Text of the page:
The team will issue a report this fall that will highlight steps that governmental actors can take to further improve program awareness, access and accountability, as well as relief for homeowners who were unable to benefit from the program due to significant barriers.
Breaking the cycle of homelessness and trauma
While Mehdipanah and her partners are working to prevent residents from losing their homes, another group of faculty and community partners are working together to improve interventions for women experiencing homelessness.
In 2016, nearly 25,000 people from 9,700 households across Michigan entered a homeless shelter. The majority of these households were headed by a single mothers.
Research shows that more than 90% of mothers who become homeless have significant histories of childhood trauma, as well as episodes of domestic violence and victimization in adult years. “So when these families enter an emergency shelter, along with the trauma of becoming homeless, they have all this background trauma that hasn’t been addressed,” says Laura Gultekin, assistant professor at the School of Nursing and co-principal investigator of the project.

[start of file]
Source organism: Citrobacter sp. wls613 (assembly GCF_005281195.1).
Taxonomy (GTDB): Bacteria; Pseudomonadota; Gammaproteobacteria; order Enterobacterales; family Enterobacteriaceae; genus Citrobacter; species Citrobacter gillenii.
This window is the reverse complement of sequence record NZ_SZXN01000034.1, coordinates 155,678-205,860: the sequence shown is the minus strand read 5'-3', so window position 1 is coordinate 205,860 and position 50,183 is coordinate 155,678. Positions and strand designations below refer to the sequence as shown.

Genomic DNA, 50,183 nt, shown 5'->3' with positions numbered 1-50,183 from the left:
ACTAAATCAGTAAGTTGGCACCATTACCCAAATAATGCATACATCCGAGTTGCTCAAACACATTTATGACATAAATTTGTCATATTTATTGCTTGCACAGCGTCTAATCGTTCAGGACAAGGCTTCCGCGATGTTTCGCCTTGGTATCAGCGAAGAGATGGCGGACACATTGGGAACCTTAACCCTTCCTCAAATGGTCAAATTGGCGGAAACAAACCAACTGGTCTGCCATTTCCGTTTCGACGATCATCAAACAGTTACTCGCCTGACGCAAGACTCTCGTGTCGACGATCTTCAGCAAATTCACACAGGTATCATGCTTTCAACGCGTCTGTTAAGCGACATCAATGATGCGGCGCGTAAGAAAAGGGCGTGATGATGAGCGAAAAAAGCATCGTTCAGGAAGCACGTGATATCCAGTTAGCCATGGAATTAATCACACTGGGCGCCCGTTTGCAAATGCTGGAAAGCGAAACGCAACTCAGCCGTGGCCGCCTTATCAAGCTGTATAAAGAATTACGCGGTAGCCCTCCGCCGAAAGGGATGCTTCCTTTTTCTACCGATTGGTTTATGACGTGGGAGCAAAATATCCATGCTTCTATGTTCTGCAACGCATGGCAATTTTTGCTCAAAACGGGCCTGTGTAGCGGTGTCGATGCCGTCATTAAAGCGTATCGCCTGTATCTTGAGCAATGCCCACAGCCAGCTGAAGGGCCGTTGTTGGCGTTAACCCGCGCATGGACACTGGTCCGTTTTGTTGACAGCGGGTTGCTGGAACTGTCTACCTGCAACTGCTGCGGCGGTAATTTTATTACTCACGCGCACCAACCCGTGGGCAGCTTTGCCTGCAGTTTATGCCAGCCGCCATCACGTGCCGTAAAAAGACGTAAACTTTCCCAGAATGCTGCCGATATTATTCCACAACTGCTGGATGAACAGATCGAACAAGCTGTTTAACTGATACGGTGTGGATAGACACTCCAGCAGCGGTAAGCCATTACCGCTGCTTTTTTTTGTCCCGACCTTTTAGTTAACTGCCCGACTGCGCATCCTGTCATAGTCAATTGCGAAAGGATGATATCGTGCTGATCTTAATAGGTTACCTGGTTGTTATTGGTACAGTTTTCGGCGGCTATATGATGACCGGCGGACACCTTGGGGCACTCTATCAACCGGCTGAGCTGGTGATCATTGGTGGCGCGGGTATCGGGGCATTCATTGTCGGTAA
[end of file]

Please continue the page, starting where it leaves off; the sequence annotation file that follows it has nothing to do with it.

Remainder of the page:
Gultekin and colleagues Denise Saint Arnault and Barbara Brush, the Carol J. and F. Edward Lake Professor of Population Health at U-M’s School of Nursing as well as Kathleen Durkin from the Department of Psychiatry, and Richard Bryce from Community Health and Social Services Center, Inc. (CHASS) are partnering with colleagues at the Coalition on Temporary Shelter (COTS), an emergency shelter and service provider to families in Detroit, to help women deal with traumatic life experiences, as well as support help-seeking activities.
To do this they are building upon a tool created by associate professor at the School of Nursing Denise St. Arnault that helps people process experience related to trauma, how they feel, view it and live through it. St. Arnault’s tool has been used with success all over the world.